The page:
4.2. Effect of Treatment on Alperujo

The data obtained for alperujo showed that, in the arbequina and hojiblanca samples, the sugars content increased, while in picual samples, it did not change. In other words, in none of the cases did the sugars concentration decrease, and the possible improvement in the solubilization of sugars implied that the hydrolysis mechanisms were activated to a greater extent after the use of the cold-pressing system. The advantages focus on the fact that it may be easier to obtain extracts richer in sugars after the application of the thermal processes that are implemented in the sector for alperujo utilization [2], and it may even be possible to improve the application of bioprocesses for complete utilization [15].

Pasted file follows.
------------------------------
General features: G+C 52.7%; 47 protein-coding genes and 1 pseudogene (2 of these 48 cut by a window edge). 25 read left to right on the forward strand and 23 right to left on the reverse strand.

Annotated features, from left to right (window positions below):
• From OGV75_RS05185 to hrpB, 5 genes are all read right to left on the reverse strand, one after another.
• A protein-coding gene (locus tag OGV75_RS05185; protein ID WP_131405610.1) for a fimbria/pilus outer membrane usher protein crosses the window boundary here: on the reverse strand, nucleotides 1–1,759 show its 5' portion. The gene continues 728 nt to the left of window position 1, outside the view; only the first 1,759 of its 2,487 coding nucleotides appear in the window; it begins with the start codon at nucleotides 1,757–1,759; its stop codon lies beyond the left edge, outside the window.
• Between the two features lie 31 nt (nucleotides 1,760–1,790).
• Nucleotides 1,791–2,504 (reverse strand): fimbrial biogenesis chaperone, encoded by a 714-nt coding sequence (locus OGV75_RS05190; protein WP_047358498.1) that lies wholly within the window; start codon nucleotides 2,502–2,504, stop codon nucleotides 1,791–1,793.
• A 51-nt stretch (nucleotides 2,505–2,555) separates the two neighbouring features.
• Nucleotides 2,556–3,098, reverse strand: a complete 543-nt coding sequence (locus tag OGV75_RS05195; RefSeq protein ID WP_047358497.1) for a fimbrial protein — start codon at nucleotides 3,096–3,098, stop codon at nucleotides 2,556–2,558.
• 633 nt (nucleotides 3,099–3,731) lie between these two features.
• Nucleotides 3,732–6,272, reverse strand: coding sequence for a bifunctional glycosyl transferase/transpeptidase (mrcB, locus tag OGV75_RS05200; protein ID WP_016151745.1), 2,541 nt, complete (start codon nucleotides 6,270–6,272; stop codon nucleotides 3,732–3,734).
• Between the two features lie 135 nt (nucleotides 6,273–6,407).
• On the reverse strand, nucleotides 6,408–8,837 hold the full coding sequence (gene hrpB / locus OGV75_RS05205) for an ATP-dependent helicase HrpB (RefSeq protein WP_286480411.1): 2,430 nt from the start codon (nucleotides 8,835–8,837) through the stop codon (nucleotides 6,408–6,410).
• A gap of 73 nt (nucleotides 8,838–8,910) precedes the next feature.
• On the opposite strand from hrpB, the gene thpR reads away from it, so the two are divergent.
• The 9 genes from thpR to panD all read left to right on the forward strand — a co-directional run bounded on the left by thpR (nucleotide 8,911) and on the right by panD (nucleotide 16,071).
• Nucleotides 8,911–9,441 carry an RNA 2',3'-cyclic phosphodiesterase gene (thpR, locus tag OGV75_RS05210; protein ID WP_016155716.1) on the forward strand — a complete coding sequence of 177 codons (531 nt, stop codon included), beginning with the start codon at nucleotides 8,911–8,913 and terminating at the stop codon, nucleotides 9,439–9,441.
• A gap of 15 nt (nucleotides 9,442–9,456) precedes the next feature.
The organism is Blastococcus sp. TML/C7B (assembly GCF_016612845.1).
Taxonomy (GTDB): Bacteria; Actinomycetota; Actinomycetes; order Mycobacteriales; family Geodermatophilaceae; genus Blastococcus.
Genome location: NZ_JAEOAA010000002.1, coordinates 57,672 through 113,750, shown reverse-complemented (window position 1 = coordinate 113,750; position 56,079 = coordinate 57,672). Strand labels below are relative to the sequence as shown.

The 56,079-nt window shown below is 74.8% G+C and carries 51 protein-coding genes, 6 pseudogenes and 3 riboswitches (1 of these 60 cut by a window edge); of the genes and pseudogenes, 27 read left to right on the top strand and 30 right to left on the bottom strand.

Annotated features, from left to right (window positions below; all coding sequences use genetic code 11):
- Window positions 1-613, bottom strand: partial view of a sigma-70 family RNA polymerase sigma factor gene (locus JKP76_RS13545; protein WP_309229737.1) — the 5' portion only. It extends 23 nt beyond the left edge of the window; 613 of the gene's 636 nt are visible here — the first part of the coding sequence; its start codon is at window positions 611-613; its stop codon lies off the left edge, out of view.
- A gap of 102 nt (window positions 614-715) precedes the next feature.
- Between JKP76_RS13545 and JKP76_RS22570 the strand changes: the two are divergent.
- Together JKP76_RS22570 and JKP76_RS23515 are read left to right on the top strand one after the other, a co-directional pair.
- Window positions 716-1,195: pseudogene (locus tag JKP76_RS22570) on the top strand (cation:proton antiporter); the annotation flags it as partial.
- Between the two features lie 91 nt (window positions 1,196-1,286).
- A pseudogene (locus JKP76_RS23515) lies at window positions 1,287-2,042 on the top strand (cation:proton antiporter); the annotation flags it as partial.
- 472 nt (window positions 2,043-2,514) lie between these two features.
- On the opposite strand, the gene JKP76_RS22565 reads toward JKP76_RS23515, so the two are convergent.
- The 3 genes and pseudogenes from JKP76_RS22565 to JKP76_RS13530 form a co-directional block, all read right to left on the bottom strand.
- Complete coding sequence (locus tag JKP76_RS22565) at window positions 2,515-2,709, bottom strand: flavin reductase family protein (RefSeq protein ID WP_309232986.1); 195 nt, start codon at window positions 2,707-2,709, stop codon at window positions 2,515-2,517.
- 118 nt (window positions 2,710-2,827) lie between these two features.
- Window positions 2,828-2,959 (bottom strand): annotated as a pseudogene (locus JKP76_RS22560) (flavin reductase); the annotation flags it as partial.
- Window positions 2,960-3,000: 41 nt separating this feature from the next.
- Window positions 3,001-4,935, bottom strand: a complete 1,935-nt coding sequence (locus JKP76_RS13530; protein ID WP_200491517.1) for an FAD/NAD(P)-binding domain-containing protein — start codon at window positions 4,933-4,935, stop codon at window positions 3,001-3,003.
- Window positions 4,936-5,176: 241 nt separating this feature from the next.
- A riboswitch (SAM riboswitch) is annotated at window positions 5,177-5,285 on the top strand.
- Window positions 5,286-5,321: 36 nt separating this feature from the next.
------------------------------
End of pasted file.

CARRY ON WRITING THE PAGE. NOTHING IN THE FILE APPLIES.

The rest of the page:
In the case of total phenols, there were practically no differences between applying the treatment and not applying it, but there were differences with respect to the phenolic profile. DHPG and comsegoloside hardly changed in concentration after treatment. However, hydroxytyrosol and its glycoside, which is also one of its precursors, increased markedly, as did other interesting phenolics, such as verbascoside and luteonin-7-O-glucoside. This is very important because HT is one of the most active phenols and one of the most abundant in olives and their by-products [3,16]. It is also the most abundant phenol in free form and the one that is making it possible to implement true biorefining of olive pomace, beginning with the extraction of its bioactive compounds. Extracts rich in HT are already being commercialized [17] from olive by-products. The amounts of HT obtained with the application of the cold-pressing system, which are greater than 1000 ppm, are very similar to those obtained after the application of one of the thermal systems used in the industry, such as 60 °C for 60 min, although they are still far from the 5000 ppm obtained after the application of more severe industrial treatments, such as 160 °C for one hour [18]. In the case of alperujo, the use of a three-phase system, which facilitates obtaining an aqueous source rich in phenols for the their extraction in pomace extractors, is being promoted. The use of this system is increasing [2], but it has the drawback of requiring long storage periods for the liquid source in order to promote the hydrolysis of the HT precursors for release. The results shown in this work verify that the cold-pressing system can already initiate hydrolysis reactions with marked increases in the concentrations of HT and its glycoside, which can help to decrease storage time and even increase the content of this phenol in the liquid fraction.